The Israeli army has inducted into its ranks one of the most unusual recruits in its history - an Eskimo girl from Alaska.
Eighteen-year-old Eva Ben Sira is training to become a squad commander in the Negev desert - a far cry from the frozen wastes of her homeland.
The twins' adoption was approved by tribal elders and a rabbi
Eva was born to a Yupik Eskimo mother and a Cherokee American father before being adopted by an Israeli couple.
Her twin brother, Jimmy, will become the army's second serving Eskimo, when he joins the force next year.
The twins' remarkable journey to Israel began when their mother, Minnie, found herself unable to support Eva and Jimmy after their father walked out. Their story came to public attention in a recent article by the Israeli daily Haaretz.
Alaskan social services stepped in and, at the age of two, the twins were sent to live with their grandmother, who struggled to raise the children herself.
Their plight came to light when an Orthodox Jewish couple, Meir and Dafna Ben Sira, came to visit Minnie's neighbour - Dafna's mother - a Swiss Catholic woman, who had emigrated to Alaska from Israel in 1989.
The Ben Siras offered to adopt Eva and Jimmy, but had to overcome a welter of religious and cultural obstacles to get the adoption approved by both tribal elders and an Alaskan Orthodox rabbi.
"We got to know the children and they needed a home," Dafna told BBC News Online.
"We wanted to have a family and the children had no place to go," she said.
They remained in Alaska for five years until the adoption process was completed.
'People are curious'
Eva and Jimmy were brought to Israel (they learned to speak Hebrew in three months), converted to Judaism and integrated into Israeli society among the Orthodox community of Nir Etzion, a village near Haifa.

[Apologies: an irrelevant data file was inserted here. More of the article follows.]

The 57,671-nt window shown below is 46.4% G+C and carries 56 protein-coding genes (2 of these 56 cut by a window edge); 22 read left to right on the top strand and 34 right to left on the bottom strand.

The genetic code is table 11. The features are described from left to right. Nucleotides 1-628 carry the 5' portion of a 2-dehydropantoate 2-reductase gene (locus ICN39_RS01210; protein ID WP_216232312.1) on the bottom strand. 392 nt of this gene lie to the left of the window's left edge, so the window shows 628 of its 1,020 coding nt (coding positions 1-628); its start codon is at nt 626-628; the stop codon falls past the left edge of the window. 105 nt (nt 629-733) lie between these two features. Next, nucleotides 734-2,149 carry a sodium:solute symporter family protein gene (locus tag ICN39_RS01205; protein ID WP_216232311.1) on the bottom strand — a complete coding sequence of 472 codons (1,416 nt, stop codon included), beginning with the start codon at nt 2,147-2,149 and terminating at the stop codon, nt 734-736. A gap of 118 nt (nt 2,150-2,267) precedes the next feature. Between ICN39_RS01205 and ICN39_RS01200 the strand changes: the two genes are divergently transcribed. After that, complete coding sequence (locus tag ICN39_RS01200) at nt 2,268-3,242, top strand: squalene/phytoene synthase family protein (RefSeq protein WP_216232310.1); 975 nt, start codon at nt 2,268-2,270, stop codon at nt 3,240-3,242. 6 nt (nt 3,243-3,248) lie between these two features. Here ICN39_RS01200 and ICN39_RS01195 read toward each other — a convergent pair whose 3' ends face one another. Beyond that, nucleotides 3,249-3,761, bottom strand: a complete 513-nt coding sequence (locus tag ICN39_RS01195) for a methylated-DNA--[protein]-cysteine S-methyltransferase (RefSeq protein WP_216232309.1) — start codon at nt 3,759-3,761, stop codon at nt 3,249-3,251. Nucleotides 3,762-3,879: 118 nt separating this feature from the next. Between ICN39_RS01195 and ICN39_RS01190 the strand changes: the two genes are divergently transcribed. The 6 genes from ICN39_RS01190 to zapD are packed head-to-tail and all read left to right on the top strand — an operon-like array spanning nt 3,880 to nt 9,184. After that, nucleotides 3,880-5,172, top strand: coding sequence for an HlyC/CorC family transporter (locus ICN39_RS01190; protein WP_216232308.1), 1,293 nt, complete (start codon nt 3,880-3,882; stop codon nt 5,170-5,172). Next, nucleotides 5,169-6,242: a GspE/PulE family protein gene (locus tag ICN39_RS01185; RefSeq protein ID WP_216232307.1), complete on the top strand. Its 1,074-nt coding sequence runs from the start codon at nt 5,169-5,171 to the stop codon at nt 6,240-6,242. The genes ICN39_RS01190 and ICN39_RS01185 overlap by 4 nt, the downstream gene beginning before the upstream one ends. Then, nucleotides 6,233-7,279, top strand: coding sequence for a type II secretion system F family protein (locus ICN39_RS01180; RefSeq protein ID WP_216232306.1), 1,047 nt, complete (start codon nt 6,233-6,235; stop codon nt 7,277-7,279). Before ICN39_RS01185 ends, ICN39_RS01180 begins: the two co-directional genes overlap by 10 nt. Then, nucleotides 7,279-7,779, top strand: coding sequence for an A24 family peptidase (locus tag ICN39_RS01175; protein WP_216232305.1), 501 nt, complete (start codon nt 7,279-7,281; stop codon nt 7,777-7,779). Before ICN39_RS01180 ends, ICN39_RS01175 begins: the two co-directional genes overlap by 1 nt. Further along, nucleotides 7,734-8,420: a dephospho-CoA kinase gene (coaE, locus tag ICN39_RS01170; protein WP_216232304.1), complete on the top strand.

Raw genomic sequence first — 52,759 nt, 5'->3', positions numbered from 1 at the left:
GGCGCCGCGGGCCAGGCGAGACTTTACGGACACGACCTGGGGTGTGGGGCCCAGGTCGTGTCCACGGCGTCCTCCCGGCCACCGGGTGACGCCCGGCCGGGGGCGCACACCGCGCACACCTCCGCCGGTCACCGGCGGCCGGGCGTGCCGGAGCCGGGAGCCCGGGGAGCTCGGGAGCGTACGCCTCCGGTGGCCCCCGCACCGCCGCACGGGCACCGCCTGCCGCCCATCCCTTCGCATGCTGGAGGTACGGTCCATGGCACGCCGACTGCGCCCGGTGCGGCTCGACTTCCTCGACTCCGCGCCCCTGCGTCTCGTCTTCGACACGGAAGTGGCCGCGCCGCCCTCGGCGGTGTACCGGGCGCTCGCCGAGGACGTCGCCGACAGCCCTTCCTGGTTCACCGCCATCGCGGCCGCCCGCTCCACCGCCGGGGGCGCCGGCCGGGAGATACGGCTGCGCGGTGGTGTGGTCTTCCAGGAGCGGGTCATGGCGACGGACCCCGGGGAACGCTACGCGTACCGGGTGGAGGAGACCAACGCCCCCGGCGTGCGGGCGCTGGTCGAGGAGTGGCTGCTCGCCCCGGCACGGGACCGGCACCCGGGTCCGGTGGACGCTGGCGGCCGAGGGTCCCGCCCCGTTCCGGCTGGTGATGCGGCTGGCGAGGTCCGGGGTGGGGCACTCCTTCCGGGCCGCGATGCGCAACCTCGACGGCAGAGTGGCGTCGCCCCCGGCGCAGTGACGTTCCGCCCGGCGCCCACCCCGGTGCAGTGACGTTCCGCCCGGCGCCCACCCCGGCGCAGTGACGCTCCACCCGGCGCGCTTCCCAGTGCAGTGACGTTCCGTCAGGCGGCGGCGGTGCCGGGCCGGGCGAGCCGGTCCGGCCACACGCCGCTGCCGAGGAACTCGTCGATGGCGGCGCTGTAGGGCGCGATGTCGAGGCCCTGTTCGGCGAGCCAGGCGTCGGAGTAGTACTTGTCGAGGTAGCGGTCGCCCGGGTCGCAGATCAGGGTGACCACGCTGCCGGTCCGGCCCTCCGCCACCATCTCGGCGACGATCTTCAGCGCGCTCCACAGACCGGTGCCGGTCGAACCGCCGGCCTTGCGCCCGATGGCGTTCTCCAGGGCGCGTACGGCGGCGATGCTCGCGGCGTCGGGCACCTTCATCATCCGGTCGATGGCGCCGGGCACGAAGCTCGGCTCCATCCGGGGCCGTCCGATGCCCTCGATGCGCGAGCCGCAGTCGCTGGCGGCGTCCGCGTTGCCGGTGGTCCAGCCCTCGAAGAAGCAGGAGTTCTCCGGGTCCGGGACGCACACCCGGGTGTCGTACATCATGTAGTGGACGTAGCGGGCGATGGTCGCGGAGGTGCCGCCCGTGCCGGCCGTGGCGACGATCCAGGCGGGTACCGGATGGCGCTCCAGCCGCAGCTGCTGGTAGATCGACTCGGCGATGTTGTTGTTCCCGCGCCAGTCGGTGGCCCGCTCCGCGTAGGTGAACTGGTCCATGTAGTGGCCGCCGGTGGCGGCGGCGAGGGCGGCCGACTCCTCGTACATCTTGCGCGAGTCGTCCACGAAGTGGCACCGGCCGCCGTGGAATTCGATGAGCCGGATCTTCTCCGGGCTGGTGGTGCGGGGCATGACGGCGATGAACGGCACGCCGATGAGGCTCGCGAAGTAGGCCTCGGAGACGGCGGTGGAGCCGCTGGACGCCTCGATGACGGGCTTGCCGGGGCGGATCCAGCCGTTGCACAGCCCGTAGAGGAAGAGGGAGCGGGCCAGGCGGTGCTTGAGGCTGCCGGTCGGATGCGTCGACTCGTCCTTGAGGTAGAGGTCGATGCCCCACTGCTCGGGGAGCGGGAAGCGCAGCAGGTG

The twins attended religious schools and had bar- and batmitzvahs - Jewish coming of age ceremonies.
Eva and Jimmy could speak Yupik and Hebrew
"Their culture wasn't a problem, but they did ask a lot of questions when they were growing up," Dafna said.
After nearly a decade in Israel, Eva has forgotten the smattering of Yupik she spoke as a child, but with her long black hair and almond-shaped eyes, she has retained her ethnic looks.
"People are very curious," said Dafna.
"When I take the children shopping and people ask which parent the children look like, I tell them they take after their father because he's not there.
"When my husband takes them shopping and people ask, he tells them they look like me because I'm not there."
Dafna said Eva has no wish to delve too deeply into her past and is very happy living in Israel.
Jimmy, however, is more intrigued and wants to go back to Alaska, if for only a visit.